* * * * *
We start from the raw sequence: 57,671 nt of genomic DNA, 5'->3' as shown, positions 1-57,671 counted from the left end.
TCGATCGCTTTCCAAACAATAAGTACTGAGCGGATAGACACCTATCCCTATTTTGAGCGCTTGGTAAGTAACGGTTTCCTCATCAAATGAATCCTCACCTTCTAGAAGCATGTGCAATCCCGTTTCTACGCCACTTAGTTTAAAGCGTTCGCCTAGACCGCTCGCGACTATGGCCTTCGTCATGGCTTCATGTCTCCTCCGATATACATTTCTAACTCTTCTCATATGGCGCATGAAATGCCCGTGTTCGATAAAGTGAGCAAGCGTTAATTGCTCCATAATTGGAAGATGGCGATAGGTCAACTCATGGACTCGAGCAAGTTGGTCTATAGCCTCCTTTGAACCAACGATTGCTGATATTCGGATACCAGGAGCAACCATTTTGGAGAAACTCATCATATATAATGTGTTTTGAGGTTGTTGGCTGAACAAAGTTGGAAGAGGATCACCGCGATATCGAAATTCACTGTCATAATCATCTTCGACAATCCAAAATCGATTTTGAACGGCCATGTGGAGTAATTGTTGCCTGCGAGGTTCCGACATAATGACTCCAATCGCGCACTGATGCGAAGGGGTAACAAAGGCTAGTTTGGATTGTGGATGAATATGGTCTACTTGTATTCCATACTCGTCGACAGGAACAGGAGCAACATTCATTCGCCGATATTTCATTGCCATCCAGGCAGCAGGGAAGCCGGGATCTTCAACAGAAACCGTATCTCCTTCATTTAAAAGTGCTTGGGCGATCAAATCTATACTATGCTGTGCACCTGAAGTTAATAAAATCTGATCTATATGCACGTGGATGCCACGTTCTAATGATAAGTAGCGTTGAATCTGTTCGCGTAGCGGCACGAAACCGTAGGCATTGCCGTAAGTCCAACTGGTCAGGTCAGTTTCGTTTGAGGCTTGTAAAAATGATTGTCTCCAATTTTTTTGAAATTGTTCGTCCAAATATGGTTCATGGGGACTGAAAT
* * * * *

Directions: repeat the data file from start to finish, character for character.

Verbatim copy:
We start from the raw sequence: 57,671 nt of genomic DNA, 5'->3' as shown, positions 1-57,671 counted from the left end.
TCGATCGCTTTCCAAACAATAAGTACTGAGCGGATAGACACCTATCCCTATTTTGAGCGCTTGGTAAGTAACGGTTTCCTCATCAAATGAATCCTCACCTTCTAGAAGCATGTGCAATCCCGTTTCTACGCCACTTAGTTTAAAGCGTTCGCCTAGACCGCTCGCGACTATGGCCTTCGTCATGGCTTCATGTCTCCTCCGATATACATTTCTAACTCTTCTCATATGGCGCATGAAATGCCCGTGTTCGATAAAGTGAGCAAGCGTTAATTGCTCCATAATTGGAAGATGGCGATAGGTCAACTCATGGACTCGAGCAAGTTGGTCTATAGCCTCCTTTGAACCAACGATTGCTGATATTCGGATACCAGGAGCAACCATTTTGGAGAAACTCATCATATATAATGTGTTTTGAGGTTGTTGGCTGAACAAAGTTGGAAGAGGATCACCGCGATATCGAAATTCACTGTCATAATCATCTTCGACAATCCAAAATCGATTTTGAACGGCCATGTGGAGTAATTGTTGCCTGCGAGGTTCCGACATAATGACTCCAATCGCGCACTGATGCGAAGGGGTAACAAAGGCTAGTTTGGATTGTGGATGAATATGGTCTACTTGTATTCCATACTCGTCGACAGGAACAGGAGCAACATTCATTCGCCGATATTTCATTGCCATCCAGGCAGCAGGGAAGCCGGGATCTTCAACAGAAACCGTATCTCCTTCATTTAAAAGTGCTTGGGCGATCAAATCTATACTATGCTGTGCACCTGAAGTTAATAAAATCTGATCTATATGCACGTGGATGCCACGTTCTAATGATAAGTAGCGTTGAATCTGTTCGCGTAGCGGCACGAAACCGTAGGCATTGCCGTAAGTCCAACTGGTCAGGTCAGTTTCGTTTGAGGCTTGTAAAAATGATTGTCTCCAATTTTTTTGAAATTGTTCGTCCAAATATGGTTCATGGGGACTGAAAT